Finally, Phoenix was chosen as the capital of Arizona and has remained so for over a century – an amazing feat that serves to symbolize both its strength and pride.
Population of Arizona
Arizona’s population increased dramatically throughout the 20th century due to residential and business development. Its “Five C’s” of cotton, cattle, citrus, copper and environment remained the driving forces for growth throughout this time.
Phoenix, the capital and largest city of Arizona, is one of America’s top tourist attractions. It boasts numerous museums, golf courses, shopping centers, theaters and other attractions as well as world-class hotels.
Additionally, the Valley Metro Rail system links Phoenix to other major cities and towns such as Mesa and Tempe. Operating since 2008, it provides a convenient means of travel around the city and its nearby communities.
Arizona’s majority population is White American, though some Mexican Americans and Native Americans also reside here. There are 27 federally recognized Native American reservations within Arizona which make up 10% of its total population.
Arizona boasts a diverse population with many linguistic and cultural distinctions. English is the most common language spoken here, while Spanish follows closely behind at second place.
According to the United States Census Bureau, 91.1% of Arizona’s population speaks English exclusively or very well – exactly matching the national average.
Due to this, many businesses and institutions in the state are bilingual. This enables them to serve a wider range of customers.
Tucson is an attractive option for families due to its relatively low crime rate and excellent public schools. This makes Tucson an excellent option in terms of cost-of-living compared to other major cities in the region. Plus, Tucson provides a secure environment in which to raise children.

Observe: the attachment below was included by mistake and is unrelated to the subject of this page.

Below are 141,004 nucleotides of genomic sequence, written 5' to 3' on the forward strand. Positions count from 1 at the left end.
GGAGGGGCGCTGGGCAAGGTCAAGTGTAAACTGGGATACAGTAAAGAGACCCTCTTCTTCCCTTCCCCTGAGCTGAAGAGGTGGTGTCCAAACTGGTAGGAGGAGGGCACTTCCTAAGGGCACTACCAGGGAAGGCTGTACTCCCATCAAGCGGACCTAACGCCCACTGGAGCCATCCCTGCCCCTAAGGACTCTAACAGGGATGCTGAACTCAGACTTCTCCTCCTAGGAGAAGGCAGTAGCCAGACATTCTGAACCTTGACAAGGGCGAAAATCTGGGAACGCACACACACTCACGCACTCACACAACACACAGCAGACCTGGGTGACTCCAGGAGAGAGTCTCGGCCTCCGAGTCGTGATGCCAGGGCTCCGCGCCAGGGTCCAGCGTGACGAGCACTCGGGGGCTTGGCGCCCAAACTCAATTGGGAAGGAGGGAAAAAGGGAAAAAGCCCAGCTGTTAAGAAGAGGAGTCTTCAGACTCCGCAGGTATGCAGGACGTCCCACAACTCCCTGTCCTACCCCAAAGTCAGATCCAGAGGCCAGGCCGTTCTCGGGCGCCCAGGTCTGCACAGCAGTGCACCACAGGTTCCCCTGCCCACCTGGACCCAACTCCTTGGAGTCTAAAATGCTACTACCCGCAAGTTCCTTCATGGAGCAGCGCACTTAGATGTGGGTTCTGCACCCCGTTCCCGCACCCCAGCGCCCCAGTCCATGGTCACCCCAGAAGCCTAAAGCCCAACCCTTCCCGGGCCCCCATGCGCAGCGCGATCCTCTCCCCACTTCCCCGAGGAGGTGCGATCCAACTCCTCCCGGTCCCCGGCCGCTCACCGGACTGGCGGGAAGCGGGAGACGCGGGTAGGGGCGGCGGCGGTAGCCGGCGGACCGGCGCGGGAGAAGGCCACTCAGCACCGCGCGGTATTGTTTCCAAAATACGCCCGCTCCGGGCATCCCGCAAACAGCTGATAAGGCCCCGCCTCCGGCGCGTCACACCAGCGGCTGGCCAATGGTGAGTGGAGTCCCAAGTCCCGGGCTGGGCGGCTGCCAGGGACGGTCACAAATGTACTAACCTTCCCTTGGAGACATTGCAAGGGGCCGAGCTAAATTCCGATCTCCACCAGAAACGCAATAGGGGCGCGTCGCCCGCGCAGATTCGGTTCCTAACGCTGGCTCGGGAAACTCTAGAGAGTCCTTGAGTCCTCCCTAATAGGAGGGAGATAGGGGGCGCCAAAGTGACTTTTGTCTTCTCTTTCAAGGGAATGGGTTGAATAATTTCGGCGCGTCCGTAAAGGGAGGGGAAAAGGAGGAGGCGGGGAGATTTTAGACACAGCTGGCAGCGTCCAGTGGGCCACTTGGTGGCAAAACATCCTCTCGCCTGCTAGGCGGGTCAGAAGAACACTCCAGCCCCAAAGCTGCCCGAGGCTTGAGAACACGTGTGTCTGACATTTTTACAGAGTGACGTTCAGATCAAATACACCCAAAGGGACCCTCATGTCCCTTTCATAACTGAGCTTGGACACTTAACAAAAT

Visitors from around the world are drawn to Arizona’s stunning desert landscape. Its dry climate, which is one of the hottest in the country, draws in people from far and wide to experience this extraordinary natural phenomenon.
Therefore, the state is growing faster than most other US states and this trend is expected to continue. As of 2019, the population of Arizona stood at 7,264,877.
Arizona’s economy is one of the strongest in America, boasting healthcare, manufacturing and transportation/warehousing as its top sectors. The state’s unemployment rate has reached a 40-year low and it boasts one of the highest job growth rates nationwide.
The majority of the state’s economic activity is services, such as lodging and food service; retail trade; professional/tech; transport/warehouse operations; and health care. Furthermore, the region’s bustling tourism industry also contributes significantly to economic development.
Agriculture plays a significant role in Arizona, with livestock such as cattle and calves dominating production. Other important farm products include lettuce, cauliflowers, broccoli, hay and dairy goods. Mining – particularly copper and zinc – has long been an important source of income for the state.
Arizona’s other industries rely heavily on global connections, such as computer and electronic equipment and transportation-related items. These exports have been the driving force behind Arizona’s impressive economic expansion over the years.
Fishing and hunting have a major effect on the Arizona economy. Recreational spending by anglers and hunters creates a series of ripple or multiplier effects that increase the purchasing power of other Arizona residents.
Overall, watchable wildlife recreationists are estimated to generate $958 million in retail sales and employment within the state of Oregon. This activity supports 17,000 jobs while providing state residents with $314 million in wages and salaries.
In 2023, however, Arizona’s job growth is forecast to slow as federal pandemic-related income support ends and unemployment rises due to loosening labor markets. This will result in slower income growth – projected at 2.6% for 2023.